1. Walrus Rodeo
    Photograph: Falyn WoodWalrus Rodeo
  2. Walrus Rodeo
    Photograph: Falyn WoodMustard green lasagna at Walrus Rodeo
  3. Walrus Rodeo
    Photograph: Falyn WoodPotato gnocchi at Walrus Rodeo
  4. Walrus Rodeo
    Photograph: Falyn WoodBust a Rhyme dessert at Walrus Rodeo
  • Restaurants | Contemporary American
  • Buena Vista

Walrus Rodeo

Where Boia De lacks space, the team's new concept, Walrus Rodeo, lacks a sense of intimacy or story and the food, though good, doesn't justify the prices.


Time Out says

Eating at Walrus Rodeo for the first time, it’s easy to see how the restaurant on the edge of Buena Vista and Little Haiti is an extension of its very popular sister, Boia De. For starters, they’re located in the same building, in an unassuming and frankly rundown strip mall, just a few doors down from each other.

On the outside, they both beckon you in with friendly, hand-drawn signage and a smattering of young-ish, trendy-ish people milling around. Upon entering, a serene host will ask if you have a reservation (and let’s hope you do).

Walrus Rodeo
Photograph: Falyn WoodMustard Green Lasagna at Walrus Rodeo

Once you’ve secured a table, your knowledgeable server will suggest sharing an assortment of small plates, and kindly request that you put in your full order at the same time. It will arrive coursed at the chef’s discretion, interspersed with whatever low-ABV beverages you’ve chanced select. And that’s where the comparisons end, more or less.

That’s not to say Walrus Rodeo, the new concept from Boia De’s Michelin-starred co-chef/owners Luciana Giangrandi and Alex Meyer, doesn’t strive for a similarly understated yet ambitious menu and service-oriented experience. But there are a few key ingredients that Walrus fails to carry over from its predecessor and neighbor, making it feel more like a well-intended afterthought than a full-fleshed, standalone destination.

Walrus Rodeo
Photograph: Falyn WoodPotato gnocchi at Walrus Rodeo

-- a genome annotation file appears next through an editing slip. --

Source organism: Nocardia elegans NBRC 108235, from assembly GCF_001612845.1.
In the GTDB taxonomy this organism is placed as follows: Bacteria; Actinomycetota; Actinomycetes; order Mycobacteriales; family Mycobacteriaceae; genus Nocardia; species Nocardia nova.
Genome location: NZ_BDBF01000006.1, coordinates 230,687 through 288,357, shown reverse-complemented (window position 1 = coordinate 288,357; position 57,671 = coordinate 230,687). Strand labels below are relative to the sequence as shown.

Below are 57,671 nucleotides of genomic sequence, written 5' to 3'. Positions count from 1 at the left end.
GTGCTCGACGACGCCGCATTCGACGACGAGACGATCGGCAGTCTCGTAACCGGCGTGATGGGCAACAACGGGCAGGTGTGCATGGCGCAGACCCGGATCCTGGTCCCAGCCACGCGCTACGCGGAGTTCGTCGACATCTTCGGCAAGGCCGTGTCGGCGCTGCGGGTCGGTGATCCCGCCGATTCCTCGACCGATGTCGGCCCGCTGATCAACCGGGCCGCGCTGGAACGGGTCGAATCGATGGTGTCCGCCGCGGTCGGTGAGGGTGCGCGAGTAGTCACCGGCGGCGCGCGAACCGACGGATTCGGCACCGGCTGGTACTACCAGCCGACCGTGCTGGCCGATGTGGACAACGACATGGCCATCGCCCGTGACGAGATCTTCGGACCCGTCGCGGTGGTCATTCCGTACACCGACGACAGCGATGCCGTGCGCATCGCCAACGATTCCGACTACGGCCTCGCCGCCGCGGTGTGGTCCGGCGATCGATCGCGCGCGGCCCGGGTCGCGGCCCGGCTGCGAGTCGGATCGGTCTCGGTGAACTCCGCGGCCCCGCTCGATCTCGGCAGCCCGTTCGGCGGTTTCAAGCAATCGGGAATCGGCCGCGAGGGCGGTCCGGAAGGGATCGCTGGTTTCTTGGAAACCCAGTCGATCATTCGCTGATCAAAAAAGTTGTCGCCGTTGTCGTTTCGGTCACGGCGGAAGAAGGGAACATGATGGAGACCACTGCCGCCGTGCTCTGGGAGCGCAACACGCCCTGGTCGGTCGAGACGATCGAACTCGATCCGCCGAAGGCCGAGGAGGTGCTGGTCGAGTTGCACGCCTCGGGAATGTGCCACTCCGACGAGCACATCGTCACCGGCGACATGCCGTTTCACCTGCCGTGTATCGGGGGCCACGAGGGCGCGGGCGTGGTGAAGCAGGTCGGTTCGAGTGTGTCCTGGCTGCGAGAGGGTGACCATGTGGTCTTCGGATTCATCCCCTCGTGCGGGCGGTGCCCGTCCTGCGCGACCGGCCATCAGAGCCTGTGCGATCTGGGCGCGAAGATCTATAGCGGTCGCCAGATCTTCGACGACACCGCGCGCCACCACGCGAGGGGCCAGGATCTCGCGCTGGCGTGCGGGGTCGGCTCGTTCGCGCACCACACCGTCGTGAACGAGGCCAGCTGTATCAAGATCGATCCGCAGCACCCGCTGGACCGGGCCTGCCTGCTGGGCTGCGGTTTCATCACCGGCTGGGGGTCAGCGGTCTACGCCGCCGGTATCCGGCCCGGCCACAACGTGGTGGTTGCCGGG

Helmed by chef/partner Jeff Maxfield, a corporate chef known for working alongside the decorated Chef Brad Kilgore, Walrus’ contemporary kitchen centers around the hulking wood-fired oven, a remnant from the space’s previous life as a pizza joint. Everything on the ever-evolving menu benefits from the kiss of its flames, borrowing flavors and techniques from Italy to Mexico to the Caribbean.

Highlights include the wonderfully hued mustard green lasagna ($26), a neat, crusty-edged rectangle of gooey lamb ragu and stracchino; and the porcelet porchetta ($48), salty, tender slices of meat served with lettuce wraps and topped with pepperonata and ranch to offset all the lovely fat. The pillows of crispy-skinned potato gnocchi ($45) doused in creamy celery root sauce turn to actual silk in your mouth; and the savory-sweet wood oven quail ($30) served atop a pile of tangy pickliz makes for a few very tasty, micro-sized bites.

Walrus Rodeo
Photograph: Falyn WoodBust a Rhyme dessert at Walrus Rodeo

Through to dessert (a $12 churro piped over with toasted marshmallow and drizzled with Oaxacan chocolate was our favorite), the food at Walrus Rodeo was good—though earlier dishes like the charbroiled oysters ($26) and carrot tartare ($22) were overpriced and unmemorable. Taken together, the menu didn’t feel anywhere near as cohesive or thoughtful as Boia De’s, nor did the accompanying wine-based cocktail menu ($16 each) pair as intentionally.

Perhaps most perplexing (aside from the restaurant’s name, the meaning of which at least one server was unable to explain to our table) the ambiance of Walrus Rodeo—a diner-adjacent hodgepodge of colors, materials and patterns with no discernible throughline—does little to justify the exorbitant prices of everything on the menu. Though it shares the same designer as beautiful Boia De, Paula Lemme, Walrus’ jumbled aesthetic lacks any sense of intimacy or story and instead left us feeling confused.

After spending $150 per person on dinner and a couple low-alcohol drinks, we couldn’t help but wonder, standing out in the shopping center parking lot, trying to summon happier memories from the last time we got a table at Boia De, whether Walrus Rodeo is taking us all on a bit of a ride.


5143 NE 2nd Ave
Opening hours:
Thu–Mon 6–11PM
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